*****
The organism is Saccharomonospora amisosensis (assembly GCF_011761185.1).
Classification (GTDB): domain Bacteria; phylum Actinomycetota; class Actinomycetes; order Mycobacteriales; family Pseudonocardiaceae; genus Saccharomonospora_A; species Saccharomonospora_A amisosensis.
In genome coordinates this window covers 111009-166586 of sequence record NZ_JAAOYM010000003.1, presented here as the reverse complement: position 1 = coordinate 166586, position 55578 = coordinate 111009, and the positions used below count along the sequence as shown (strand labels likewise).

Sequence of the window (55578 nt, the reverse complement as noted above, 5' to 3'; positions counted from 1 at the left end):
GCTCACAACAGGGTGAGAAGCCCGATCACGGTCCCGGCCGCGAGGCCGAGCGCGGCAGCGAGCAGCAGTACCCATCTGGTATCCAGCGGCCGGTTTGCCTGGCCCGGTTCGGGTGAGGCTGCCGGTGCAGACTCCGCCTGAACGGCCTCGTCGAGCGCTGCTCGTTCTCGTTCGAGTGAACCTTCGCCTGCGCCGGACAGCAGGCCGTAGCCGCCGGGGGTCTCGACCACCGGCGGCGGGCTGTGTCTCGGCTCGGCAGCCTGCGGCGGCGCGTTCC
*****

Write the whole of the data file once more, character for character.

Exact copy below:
The organism is Saccharomonospora amisosensis (assembly GCF_011761185.1).
Classification (GTDB): domain Bacteria; phylum Actinomycetota; class Actinomycetes; order Mycobacteriales; family Pseudonocardiaceae; genus Saccharomonospora_A; species Saccharomonospora_A amisosensis.
In genome coordinates this window covers 111009-166586 of sequence record NZ_JAAOYM010000003.1, presented here as the reverse complement: position 1 = coordinate 166586, position 55578 = coordinate 111009, and the positions used below count along the sequence as shown (strand labels likewise).

Sequence of the window (55578 nt, the reverse complement as noted above, 5' to 3'; positions counted from 1 at the left end):
GCTCACAACAGGGTGAGAAGCCCGATCACGGTCCCGGCCGCGAGGCCGAGCGCGGCAGCGAGCAGCAGTACCCATCTGGTATCCAGCGGCCGGTTTGCCTGGCCCGGTTCGGGTGAGGCTGCCGGTGCAGACTCCGCCTGAACGGCCTCGTCGAGCGCTGCTCGTTCTCGTTCGAGTGAACCTTCGCCTGCGCCGGACAGCAGGCCGTAGCCGCCGGGGGTCTCGACCACCGGCGGCGGGCTGTGTCTCGGCTCGGCAGCCTGCGGCGGCGCGTTCC